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  #8  
Old 02-06-2005, 09:30 PM
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lifting with jack under oil pan

To jack up the motor, I used a section of 4x4 lumber about 18 inches long. Thicker would have been better. I inserted a couple of thin wedges of wood between the block and the pan to make sure most of the load went into the pan at the edges, instead of in the middle.
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  #9  
Old 02-07-2005, 01:17 AM
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Quote:
Originally Posted by BusyBenz
. Using those type jacks under the oil pan will very likely crack the cast aluminum oil pan on a 603, don't know about a 617, even if you use a block of wood I would hesitate. I know, I have a 603 oil pan that cracked from someone doing the same thing!
When my indy did the mounts on the 603, he easily supported the oil pan using a floor jack with a thread on top. It had sufficient force to easily lift the engine by the oil pan (600 lbs.??).

How did this fellow crack the pan? The engine must not have been free to lift up and he must have put far more than 600 lb. of force on the pan trying to lift it.
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  #10  
Old 02-07-2005, 01:41 AM
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Quote:
Originally Posted by RayG
To jack up the motor, I used a section of 4x4 lumber about 18 inches long. Thicker would have been better. I inserted a couple of thin wedges of wood between the block and the pan to make sure most of the load went into the pan at the edges, instead of in the middle.
I used a 2 x 8, Ray's method is probably better. I think the biggest thing with this job is to have the area cleaned first, put penetrant on the bolts and pick out sand and other crud from the allen head bolts so the tool goes all the way in. If the head strips, you could have a much bigger job.
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  #11  
Old 02-26-2005, 12:29 PM
ForcedInduction
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Oh yes, the joys of owning an older car....

I was half way to work and my fuel gauge went flat to reserve without a light. I open the hood expecting to find an injector return line off or a burst cigar hose. I don't find anything related to fuel loss but while checking the prefilter I notice my driver side engine mount is squashed flat!

Rubber is torn and hanging out the sides but the engine does dot come out of it's support. Being that it's on the dreaded oil cooler line side, how long do they realisticly last in this condition? I've already made a makeshift "hold in" rod through the engine shock hole using a big bolt and sturdy washers. So if it does decide to break loose it won't lift out of it's seat.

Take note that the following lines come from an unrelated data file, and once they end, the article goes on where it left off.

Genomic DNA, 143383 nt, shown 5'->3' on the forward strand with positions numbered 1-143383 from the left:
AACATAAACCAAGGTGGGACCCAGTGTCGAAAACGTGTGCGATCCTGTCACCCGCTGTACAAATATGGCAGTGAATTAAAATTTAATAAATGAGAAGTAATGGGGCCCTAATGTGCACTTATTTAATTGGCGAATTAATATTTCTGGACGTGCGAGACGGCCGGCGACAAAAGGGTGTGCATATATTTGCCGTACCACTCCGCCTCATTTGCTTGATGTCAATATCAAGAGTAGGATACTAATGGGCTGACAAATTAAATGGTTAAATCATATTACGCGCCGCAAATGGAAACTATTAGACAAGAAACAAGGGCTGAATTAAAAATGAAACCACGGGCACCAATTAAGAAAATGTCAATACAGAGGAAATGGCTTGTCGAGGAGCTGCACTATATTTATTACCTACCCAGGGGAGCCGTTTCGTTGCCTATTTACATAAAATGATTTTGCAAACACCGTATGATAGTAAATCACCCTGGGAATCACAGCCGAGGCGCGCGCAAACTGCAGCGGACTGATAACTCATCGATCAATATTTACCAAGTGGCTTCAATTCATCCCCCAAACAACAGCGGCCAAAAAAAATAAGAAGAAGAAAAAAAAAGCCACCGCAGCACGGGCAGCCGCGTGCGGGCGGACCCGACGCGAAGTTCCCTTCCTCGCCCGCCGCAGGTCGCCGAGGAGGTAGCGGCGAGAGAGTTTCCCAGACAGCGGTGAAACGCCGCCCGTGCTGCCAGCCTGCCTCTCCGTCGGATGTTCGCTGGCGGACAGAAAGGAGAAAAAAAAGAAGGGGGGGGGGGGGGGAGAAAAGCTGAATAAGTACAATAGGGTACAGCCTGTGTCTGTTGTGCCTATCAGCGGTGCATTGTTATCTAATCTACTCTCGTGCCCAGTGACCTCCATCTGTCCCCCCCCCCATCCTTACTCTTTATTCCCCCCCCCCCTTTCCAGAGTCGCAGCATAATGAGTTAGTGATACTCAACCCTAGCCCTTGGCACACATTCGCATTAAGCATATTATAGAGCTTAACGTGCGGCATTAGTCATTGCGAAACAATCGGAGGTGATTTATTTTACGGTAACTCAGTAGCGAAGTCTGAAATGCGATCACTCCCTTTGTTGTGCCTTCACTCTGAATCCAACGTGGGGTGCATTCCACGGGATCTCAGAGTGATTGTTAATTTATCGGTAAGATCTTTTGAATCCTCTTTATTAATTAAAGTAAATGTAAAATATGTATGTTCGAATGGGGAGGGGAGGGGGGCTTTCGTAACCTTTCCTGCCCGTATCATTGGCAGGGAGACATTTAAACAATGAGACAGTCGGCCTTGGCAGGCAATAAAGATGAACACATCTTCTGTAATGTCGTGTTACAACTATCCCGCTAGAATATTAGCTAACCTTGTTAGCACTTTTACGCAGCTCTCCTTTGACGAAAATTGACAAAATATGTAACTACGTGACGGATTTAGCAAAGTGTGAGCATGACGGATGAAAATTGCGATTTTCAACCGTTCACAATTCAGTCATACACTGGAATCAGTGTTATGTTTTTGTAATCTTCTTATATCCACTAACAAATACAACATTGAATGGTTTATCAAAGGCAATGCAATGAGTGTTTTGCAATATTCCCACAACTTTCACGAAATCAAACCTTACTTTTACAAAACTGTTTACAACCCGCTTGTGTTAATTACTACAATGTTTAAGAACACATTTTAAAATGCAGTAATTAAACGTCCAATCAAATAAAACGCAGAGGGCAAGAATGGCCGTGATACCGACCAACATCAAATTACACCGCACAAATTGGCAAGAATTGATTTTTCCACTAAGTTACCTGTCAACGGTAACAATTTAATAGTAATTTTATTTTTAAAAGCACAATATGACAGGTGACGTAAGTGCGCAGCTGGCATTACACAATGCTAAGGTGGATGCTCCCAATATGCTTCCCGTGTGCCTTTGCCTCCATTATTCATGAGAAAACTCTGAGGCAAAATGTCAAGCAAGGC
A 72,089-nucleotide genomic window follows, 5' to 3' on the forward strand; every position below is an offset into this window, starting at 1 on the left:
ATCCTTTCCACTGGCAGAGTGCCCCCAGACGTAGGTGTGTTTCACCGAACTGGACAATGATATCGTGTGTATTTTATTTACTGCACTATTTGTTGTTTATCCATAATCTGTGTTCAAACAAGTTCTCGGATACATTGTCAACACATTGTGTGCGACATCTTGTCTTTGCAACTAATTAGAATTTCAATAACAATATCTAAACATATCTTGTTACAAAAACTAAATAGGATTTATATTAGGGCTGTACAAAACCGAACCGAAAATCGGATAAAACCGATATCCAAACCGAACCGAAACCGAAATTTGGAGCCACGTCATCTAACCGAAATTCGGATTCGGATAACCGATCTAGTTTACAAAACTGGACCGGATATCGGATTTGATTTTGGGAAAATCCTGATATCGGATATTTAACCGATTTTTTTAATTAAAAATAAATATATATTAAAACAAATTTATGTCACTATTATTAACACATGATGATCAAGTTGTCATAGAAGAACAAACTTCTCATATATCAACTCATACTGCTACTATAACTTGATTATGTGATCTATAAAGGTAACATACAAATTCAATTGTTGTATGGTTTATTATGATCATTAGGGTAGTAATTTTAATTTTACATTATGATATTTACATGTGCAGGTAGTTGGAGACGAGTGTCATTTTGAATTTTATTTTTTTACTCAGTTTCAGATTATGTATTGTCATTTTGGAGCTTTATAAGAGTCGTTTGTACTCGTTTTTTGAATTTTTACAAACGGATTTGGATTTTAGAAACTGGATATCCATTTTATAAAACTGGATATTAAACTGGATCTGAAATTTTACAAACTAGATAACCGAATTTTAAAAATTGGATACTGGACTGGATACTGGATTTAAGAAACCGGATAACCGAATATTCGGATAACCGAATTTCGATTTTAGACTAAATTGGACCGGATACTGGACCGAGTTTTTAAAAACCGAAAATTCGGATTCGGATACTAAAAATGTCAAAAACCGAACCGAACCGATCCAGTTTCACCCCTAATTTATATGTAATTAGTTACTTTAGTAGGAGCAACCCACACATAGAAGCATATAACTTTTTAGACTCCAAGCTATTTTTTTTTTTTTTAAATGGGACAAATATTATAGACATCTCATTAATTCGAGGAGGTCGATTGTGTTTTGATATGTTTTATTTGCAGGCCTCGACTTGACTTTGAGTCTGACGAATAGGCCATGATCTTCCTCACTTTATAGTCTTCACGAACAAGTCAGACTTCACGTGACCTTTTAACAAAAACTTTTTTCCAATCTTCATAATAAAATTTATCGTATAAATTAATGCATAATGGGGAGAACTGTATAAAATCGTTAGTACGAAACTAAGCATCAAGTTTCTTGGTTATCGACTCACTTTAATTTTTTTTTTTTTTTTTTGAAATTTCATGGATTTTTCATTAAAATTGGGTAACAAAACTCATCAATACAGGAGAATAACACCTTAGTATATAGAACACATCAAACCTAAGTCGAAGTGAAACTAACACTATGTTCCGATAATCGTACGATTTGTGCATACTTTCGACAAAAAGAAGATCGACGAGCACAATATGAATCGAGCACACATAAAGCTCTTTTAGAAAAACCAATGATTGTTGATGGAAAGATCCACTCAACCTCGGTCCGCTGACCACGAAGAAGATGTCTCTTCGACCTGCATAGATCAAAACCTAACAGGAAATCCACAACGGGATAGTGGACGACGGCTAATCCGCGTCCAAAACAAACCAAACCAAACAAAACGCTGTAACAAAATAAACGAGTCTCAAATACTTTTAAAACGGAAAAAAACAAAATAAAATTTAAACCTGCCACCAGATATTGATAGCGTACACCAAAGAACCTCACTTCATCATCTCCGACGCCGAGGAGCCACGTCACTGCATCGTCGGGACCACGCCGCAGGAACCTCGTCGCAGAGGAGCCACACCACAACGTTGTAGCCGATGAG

And best of all my fuel gauge is stuck at 1/4 tank with the reserve light on.
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  #12  
Old 02-26-2005, 12:52 PM
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I also had a heck of a time with 1 of the top cap screws/allen wrench time.
I also had to loosen the front motor shock, this gave me enough clearance
height using a bottle jack and 4x4 on the oil pan to insert the new mounts. Old ones were compressed quite allot. I also took off the radiator top hose
so I didn't break the plastic neck when I jacked the motor up.
I would say it took me a good 3 hours on my back using car ramps.
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  #13  
Old 02-26-2005, 12:59 PM
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Quote:
Originally Posted by RayG

Driver's side was easy with the exception of the bolt on the engine side that held the mount to the frame. That one was inaccessible from above and I did not have room to get a ratchet on it. I had to use an allen wrench to remove it and even then I could only move it one flat at a time. Since I could not see the head of the bolt, I spent most of the time trying to get the allen wrench into the hole. That part of the job was very slow and frustrating work, but not technical. You just need the patience to slog through the process. Overall it probably took me 2.5 hrs. to do the 2 front mounts, spread out over 2 evenings.

Perhaps one of the more experienced forum members can offer a tip on getting that bolt out more efficiently?

Take off the engine shock mount (3 10mm bolts fairly easy to get to with a swivel) and stick the socket through the hole.Took me less then an hour to do both with plenty of extensions (2 ft worth just because), jack stands, and a floor jack.
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  #14  
Old 02-26-2005, 01:55 PM
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It is clear MB considered the engine mounts very important..... they have pages and pages and pages of instructions as to how to get them installed correctly...
Did your installation require the making of the homemade position checking tool ?
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  #15  
Old 02-26-2005, 02:24 PM
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If you put a cement block under the alternator bracket and a couple of 2x blocks, you can use the bracket to lift one side. I did and took me less than 15 minutes to replace.[/QUOTE]


Please, do not use concrete blocks to support cars, engines, etc. IF they fail, they fail instantly, and completly. If wood fails, unless it splits, it fails slowly.